Urinary Incontience: Definition and What it is

Medically and clinically reviewed by Tamara Grisales, MD and Kandis Daroski, PT, DPT

Urinary Incontinence Definition and Meaning

Urinary incontinence is a prevalent condition characterized by the involuntary loss of bladder control, leading to the accidental loss of urine. 

It affects a lot of people, most often women. This involuntary urination can occur due to a temporary issue or as a chronic problem, impacting daily activities and quality of life. Often, urinary incontinence is related to issues with your pelvic floor. The pelvic floor is a group of muscles that stretches between your pubic bone in the front and your tailbone in the back.

Types of Urinary Incontinence

Urinary incontinence in women takes different forms and can trigger leakage for different reasons. Types of urinary incontinence include: stress incontinence (when pressure is placed on the bladder, like when you sneeze or run); urge incontinence (urine leaks after a sudden and intense urge to pee, often without warning); mixed incontinence (when you experience more than one type of urinary incontinence, most often a mix of stress and urge); and overflow incontinence (constant leaks or dribbles because your bladder doesn’t empty all the way).  

Urinary Incontinence Symptoms

The primary indicator of incontinence is the unintended release of urine, with some people experiencing minor leaks and others having more substantial and frequent episodes that can get in the way of everyday life.

Urinary Incontinence: A Hinge Health Perspective

Just because urinary incontinence is common doesn’t make it normal or something you just have to live with. There’s a lot you can do to improve symptoms of urinary incontinence. And studies show that exercise, lifestyle changes, and other non-surgical interventions can lead to big improvements — including the complete resolution of symptoms. That means no more leakage. Working with a physical therapist can help you determine the best treatment plan for you.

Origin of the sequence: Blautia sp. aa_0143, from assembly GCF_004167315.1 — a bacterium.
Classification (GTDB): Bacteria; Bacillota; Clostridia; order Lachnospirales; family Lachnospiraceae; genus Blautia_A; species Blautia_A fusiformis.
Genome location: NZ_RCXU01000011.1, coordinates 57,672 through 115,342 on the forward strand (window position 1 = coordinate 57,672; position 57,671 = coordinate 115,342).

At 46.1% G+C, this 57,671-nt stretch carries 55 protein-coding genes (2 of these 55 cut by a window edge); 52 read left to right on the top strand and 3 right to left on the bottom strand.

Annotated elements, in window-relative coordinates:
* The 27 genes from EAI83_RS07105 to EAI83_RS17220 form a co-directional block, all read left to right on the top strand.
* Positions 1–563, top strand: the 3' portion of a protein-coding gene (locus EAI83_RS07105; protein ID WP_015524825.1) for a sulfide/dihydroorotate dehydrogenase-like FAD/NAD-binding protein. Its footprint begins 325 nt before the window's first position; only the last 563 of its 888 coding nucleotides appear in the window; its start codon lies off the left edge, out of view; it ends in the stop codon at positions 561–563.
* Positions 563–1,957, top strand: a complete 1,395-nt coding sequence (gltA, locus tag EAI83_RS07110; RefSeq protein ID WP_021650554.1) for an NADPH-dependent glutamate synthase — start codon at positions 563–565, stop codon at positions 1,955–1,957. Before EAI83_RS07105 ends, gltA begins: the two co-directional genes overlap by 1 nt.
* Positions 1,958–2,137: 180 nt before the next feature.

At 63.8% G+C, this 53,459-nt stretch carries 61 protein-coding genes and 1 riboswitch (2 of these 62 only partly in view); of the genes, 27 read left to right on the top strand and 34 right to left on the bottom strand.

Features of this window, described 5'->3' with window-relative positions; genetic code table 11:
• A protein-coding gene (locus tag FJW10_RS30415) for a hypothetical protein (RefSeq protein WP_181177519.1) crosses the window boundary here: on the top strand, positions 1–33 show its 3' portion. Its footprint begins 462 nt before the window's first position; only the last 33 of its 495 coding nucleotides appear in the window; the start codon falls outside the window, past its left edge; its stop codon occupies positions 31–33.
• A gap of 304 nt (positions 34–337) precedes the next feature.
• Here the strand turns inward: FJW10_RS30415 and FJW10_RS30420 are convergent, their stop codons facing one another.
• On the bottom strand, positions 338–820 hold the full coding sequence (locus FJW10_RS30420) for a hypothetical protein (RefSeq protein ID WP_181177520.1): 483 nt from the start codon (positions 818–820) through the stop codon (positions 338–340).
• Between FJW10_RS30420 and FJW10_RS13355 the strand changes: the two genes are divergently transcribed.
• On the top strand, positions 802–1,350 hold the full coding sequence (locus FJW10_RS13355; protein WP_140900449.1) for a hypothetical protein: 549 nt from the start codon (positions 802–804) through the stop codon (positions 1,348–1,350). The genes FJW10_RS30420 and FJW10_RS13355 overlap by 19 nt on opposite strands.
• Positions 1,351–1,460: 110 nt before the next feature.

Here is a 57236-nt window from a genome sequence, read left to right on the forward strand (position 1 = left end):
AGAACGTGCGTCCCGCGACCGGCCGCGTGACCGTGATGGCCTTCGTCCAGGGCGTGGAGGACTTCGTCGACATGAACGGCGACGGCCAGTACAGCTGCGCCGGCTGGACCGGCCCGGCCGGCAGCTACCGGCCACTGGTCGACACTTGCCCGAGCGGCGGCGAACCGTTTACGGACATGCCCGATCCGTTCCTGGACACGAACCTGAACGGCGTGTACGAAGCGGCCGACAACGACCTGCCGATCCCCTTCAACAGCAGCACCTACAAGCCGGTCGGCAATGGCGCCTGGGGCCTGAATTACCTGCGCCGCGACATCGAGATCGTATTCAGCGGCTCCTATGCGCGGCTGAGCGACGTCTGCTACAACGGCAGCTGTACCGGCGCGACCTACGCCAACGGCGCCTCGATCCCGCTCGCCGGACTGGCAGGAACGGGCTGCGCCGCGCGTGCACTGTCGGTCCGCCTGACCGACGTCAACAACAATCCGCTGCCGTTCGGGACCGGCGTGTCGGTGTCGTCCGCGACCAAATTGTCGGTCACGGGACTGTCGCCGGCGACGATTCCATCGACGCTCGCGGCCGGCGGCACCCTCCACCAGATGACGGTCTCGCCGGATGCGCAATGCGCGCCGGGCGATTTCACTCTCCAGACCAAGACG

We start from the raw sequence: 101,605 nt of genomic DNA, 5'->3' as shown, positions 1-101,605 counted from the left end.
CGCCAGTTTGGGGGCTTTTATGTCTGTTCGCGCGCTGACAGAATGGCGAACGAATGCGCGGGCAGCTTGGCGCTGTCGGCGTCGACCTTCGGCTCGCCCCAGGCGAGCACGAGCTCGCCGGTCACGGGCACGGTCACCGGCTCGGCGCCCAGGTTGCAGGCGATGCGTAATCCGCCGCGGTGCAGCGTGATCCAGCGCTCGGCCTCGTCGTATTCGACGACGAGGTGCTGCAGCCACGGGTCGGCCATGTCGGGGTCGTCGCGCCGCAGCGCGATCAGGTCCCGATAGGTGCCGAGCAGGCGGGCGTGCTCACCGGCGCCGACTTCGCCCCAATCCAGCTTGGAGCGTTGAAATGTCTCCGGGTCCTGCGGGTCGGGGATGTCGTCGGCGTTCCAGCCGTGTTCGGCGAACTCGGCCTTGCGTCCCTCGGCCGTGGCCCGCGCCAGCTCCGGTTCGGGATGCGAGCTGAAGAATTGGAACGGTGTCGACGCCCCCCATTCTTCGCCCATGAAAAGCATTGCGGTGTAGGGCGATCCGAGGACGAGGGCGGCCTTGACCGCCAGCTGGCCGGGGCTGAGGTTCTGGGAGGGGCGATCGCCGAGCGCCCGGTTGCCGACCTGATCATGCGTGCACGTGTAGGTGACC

How Physical Therapy Can Help With Urinary Incontinence

Physical therapy can offer significant benefits when it comes to managing and treating urinary incontinence. A pelvic health physical therapist (PT) can customize a treatment plan, tailored to the specific type of urinary incontinence you’re experiencing, often including strengthening exercises, bladder training exercises, and urge suppression strategies. When problems with your pelvic floor muscles contribute to incontinence, pelvic floor physical therapy can help — it’s designed to strengthen the muscles that support bladder control. 

Beyond the pelvic floor, other musculoskeletal issues can also affect incontinence. Your pelvic floor muscles work closely with the muscles in your hip, core, and lower back. Weakness in any of those areas can cause your pelvic floor muscles to compensate. PTs may recommend exercises to help strengthen the hips, core, and lower back to allow the pelvic floor muscles to relax and function at their best to help relieve incontinence. You can see a physical therapist in person or use a program like Hinge Health to access a PT via telehealth/video visit.

How Hinge Health Can Help You 

If you have pelvic pain; bladder, bowel, or other pelvic symptoms that are affecting your quality of life, you can get the relief you've been looking for with Hinge Health’s online exercise therapy program.

The best part: You don’t have to leave your home because our program is digital. That means you can easily get the care you need through our app, when and where it works for you.

Through our program, you’ll have access to therapeutic exercises and stretches for your condition. Additionally, you’ll have a personal care team to guide, support, and tailor our program to you.

See if you qualify for Hinge Health and confirm free coverage through your employer or benefit plan here.

This article and its contents are provided for educational and informational purposes only and do not constitute medical advice or professional services specific to you or your medical condition.


  1. Todhunter-Brown, A., Hazelton, C., Campbell, P., Elders, A., Hagen, S., & McClurg, D. (2022). Conservative interventions for treating urinary incontinence in women: an Overview of Cochrane systematic reviews. The Cochrane Database of Systematic Reviews, 9(9), CD012337. doi:10.1002/14651858.CD012337.pub2  

  2. Faiena, I., Patel, N., Parihar, J. S., Calabrese, M., & Tunuguntla, H. (2015). Conservative Management of Urinary Incontinence in Women. Reviews in Urology, 17(3), 129–139. https://www.ncbi.nlm.nih.gov/pmc/articles/PMC4633656/ 

  3. Markland, A. D., Richter, H. E., Fwu, C. W., Eggers, P., & Kusek, J. W. (2011). Prevalence and trends of urinary incontinence in adults in the United States, 2001 to 2008. The Journal of Urology, 186(2), 589–593. doi:10.1016/j.juro.2011.03.114

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